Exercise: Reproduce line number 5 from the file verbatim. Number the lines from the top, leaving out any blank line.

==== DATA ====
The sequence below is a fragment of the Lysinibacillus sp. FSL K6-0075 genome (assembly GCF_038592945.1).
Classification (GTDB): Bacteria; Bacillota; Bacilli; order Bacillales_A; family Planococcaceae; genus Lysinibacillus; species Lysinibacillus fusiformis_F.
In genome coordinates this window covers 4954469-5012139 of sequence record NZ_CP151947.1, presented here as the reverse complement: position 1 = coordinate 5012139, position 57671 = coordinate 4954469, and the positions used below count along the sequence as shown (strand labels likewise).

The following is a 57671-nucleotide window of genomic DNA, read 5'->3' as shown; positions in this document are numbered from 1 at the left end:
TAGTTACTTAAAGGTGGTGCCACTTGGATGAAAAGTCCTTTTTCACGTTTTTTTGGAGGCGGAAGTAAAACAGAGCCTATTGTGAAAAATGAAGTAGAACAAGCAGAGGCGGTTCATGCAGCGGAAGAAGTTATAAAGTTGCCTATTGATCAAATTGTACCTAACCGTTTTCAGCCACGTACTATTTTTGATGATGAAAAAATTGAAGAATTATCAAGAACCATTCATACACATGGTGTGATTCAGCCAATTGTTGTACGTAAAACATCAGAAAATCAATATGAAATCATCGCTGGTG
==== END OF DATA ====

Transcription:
TAGTTACTTAAAGGTGGTGCCACTTGGATGAAAAGTCCTTTTTCACGTTTTTTTGGAGGCGGAAGTAAAACAGAGCCTATTGTGAAAAATGAAGTAGAACAAGCAGAGGCGGTTCATGCAGCGGAAGAAGTTATAAAGTTGCCTATTGATCAAATTGTACCTAACCGTTTTCAGCCACGTACTATTTTTGATGATGAAAAAATTGAAGAATTATCAAGAACCATTCATACACATGGTGTGATTCAGCCAATTGTTGTACGTAAAACATCAGAAAATCAATATGAAATCATCGCTGGTG